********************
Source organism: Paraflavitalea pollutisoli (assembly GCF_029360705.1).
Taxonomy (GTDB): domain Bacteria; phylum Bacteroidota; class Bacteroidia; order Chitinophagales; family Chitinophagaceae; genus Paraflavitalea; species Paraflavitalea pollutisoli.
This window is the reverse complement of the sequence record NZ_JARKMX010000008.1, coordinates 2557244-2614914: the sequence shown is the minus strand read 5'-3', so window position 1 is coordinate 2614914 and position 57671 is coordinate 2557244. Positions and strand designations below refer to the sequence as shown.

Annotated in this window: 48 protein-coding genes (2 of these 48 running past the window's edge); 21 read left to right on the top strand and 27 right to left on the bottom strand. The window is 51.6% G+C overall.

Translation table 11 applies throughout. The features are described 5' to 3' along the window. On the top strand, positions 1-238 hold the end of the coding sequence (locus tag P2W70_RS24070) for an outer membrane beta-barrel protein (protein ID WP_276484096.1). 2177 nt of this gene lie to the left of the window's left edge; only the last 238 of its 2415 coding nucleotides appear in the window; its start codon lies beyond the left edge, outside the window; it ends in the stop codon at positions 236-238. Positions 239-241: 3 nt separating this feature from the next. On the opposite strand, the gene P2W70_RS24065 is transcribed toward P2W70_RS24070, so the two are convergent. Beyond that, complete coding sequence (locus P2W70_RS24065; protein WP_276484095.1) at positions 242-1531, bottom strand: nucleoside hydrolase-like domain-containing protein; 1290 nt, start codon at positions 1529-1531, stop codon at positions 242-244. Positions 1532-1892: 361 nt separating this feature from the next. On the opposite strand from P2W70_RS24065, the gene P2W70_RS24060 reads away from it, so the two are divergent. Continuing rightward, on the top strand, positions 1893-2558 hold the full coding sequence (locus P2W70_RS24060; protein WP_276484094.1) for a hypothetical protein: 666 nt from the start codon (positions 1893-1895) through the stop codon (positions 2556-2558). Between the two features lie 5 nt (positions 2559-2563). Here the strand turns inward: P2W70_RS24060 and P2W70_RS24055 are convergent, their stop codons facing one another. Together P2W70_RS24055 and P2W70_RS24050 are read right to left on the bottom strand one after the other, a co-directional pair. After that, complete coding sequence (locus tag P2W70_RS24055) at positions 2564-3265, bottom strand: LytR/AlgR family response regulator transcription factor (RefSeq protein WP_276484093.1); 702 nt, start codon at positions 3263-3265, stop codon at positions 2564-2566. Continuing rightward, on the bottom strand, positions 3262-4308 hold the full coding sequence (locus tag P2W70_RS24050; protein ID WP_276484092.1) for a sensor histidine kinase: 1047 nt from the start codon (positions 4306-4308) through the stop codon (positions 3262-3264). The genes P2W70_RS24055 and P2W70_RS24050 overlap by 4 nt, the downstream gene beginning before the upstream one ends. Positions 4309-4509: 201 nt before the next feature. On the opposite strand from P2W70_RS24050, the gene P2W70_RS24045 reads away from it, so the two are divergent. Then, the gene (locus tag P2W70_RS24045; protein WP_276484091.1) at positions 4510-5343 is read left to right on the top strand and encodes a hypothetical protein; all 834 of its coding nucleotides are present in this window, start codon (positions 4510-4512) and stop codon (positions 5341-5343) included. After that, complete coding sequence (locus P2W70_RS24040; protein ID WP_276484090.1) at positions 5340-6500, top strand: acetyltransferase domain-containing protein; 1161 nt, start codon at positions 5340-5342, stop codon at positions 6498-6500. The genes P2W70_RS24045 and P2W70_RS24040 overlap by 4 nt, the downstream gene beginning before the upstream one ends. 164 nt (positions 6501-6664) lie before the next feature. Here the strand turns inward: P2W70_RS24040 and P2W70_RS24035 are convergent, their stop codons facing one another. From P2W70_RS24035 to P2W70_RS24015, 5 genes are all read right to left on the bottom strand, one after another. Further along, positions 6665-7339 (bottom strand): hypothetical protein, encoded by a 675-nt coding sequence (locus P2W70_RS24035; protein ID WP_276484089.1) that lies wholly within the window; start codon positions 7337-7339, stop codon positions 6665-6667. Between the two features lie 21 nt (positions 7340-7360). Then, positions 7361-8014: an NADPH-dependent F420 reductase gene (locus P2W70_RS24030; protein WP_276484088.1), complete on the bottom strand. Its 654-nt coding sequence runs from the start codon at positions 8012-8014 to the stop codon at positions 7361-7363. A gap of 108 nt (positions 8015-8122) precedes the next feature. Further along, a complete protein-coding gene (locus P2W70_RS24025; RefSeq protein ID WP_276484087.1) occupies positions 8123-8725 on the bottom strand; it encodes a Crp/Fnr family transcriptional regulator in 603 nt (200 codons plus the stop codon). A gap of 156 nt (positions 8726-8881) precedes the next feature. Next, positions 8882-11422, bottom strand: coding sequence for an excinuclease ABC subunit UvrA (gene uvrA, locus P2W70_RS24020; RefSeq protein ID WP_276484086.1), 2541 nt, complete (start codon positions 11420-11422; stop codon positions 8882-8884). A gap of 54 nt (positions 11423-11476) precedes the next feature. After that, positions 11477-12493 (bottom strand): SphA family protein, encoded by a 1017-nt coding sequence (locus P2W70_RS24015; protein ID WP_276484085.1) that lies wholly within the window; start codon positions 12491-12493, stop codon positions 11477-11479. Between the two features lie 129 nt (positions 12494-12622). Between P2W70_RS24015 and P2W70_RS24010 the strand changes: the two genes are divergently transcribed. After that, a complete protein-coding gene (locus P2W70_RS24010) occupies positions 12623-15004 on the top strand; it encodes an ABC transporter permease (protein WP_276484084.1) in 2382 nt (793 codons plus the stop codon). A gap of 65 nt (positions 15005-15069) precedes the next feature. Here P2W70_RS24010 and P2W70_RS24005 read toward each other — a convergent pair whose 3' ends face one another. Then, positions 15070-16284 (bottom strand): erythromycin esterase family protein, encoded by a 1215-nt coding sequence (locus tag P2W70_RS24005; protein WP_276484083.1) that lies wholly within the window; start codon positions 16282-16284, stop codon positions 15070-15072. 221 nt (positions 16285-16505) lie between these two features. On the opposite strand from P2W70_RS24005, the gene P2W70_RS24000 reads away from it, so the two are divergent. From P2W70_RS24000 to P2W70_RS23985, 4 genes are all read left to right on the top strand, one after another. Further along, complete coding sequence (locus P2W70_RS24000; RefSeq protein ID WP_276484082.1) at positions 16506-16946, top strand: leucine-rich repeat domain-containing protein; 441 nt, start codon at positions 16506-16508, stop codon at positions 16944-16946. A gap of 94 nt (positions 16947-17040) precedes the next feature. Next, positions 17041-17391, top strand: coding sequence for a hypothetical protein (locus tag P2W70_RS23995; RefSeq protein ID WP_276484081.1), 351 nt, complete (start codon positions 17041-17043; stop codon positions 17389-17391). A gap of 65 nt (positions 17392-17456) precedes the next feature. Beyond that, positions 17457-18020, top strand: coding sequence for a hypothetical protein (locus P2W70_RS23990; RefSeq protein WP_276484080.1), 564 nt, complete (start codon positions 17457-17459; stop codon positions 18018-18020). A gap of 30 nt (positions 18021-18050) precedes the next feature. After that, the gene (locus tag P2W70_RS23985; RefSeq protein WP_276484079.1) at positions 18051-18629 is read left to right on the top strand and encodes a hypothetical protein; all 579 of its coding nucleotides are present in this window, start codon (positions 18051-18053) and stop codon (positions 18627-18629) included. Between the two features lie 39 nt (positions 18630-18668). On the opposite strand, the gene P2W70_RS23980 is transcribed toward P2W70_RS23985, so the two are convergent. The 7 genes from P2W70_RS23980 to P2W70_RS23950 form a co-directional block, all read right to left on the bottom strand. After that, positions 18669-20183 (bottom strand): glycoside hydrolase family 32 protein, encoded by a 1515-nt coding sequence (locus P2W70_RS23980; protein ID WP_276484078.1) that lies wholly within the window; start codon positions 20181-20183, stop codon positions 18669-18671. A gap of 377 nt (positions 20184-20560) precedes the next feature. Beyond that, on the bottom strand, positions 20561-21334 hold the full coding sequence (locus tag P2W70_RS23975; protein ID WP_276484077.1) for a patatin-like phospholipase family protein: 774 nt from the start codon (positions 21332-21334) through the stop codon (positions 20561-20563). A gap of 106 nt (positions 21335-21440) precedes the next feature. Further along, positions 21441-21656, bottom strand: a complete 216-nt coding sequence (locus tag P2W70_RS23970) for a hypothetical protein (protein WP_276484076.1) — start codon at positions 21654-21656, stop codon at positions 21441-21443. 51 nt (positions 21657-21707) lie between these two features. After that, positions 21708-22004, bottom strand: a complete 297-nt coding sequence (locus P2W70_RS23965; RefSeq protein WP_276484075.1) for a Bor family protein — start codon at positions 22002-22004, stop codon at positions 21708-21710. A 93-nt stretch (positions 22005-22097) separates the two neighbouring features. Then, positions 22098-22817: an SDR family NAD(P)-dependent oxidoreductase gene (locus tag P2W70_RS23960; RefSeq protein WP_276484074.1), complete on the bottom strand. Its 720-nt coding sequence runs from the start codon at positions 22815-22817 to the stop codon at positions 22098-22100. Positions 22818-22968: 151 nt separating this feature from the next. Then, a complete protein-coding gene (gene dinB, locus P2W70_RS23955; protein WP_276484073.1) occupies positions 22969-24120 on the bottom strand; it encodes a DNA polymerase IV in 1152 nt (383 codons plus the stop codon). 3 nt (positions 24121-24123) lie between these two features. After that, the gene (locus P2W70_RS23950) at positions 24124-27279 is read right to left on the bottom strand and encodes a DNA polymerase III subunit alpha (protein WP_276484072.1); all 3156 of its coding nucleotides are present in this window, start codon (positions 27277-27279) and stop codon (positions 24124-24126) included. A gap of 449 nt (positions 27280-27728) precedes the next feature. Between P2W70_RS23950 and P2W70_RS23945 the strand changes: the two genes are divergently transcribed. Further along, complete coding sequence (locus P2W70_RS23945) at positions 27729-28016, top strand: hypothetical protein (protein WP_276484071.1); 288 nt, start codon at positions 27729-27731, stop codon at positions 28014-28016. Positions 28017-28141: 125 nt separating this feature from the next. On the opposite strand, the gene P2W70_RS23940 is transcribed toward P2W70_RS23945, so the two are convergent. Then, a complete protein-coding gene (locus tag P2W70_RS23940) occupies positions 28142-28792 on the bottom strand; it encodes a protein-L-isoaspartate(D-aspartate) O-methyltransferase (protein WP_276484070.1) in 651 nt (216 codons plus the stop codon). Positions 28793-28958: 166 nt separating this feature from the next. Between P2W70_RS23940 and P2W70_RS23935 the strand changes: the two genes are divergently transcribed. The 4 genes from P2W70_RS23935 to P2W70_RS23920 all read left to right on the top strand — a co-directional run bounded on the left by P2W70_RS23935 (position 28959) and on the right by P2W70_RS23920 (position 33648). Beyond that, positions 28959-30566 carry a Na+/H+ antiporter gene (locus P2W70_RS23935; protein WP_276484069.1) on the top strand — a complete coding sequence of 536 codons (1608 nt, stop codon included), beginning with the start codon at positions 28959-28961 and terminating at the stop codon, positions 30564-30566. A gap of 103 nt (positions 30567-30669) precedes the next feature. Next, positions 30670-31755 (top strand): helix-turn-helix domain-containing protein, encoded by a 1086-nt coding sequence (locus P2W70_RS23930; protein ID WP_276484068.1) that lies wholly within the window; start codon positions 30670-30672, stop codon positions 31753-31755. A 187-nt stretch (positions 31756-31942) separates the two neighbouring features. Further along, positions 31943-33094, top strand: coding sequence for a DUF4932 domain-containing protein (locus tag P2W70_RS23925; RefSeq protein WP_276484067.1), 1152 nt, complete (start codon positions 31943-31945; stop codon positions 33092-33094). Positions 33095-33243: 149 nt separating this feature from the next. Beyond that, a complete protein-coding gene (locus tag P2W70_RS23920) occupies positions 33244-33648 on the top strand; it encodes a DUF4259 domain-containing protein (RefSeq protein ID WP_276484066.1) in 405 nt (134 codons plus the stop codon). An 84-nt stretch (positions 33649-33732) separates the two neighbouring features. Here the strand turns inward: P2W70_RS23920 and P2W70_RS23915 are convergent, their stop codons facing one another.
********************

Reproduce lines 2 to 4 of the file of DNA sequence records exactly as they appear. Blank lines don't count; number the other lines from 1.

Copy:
Taxonomy (GTDB): domain Bacteria; phylum Bacteroidota; class Bacteroidia; order Chitinophagales; family Chitinophagaceae; genus Paraflavitalea; species Paraflavitalea pollutisoli.
This window is the reverse complement of the sequence record NZ_JARKMX010000008.1, coordinates 2557244-2614914: the sequence shown is the minus strand read 5'-3', so window position 1 is coordinate 2614914 and position 57671 is coordinate 2557244. Positions and strand designations below refer to the sequence as shown.

Annotated in this window: 48 protein-coding genes (2 of these 48 running past the window's edge); 21 read left to right on the top strand and 27 right to left on the bottom strand. The window is 51.6% G+C overall.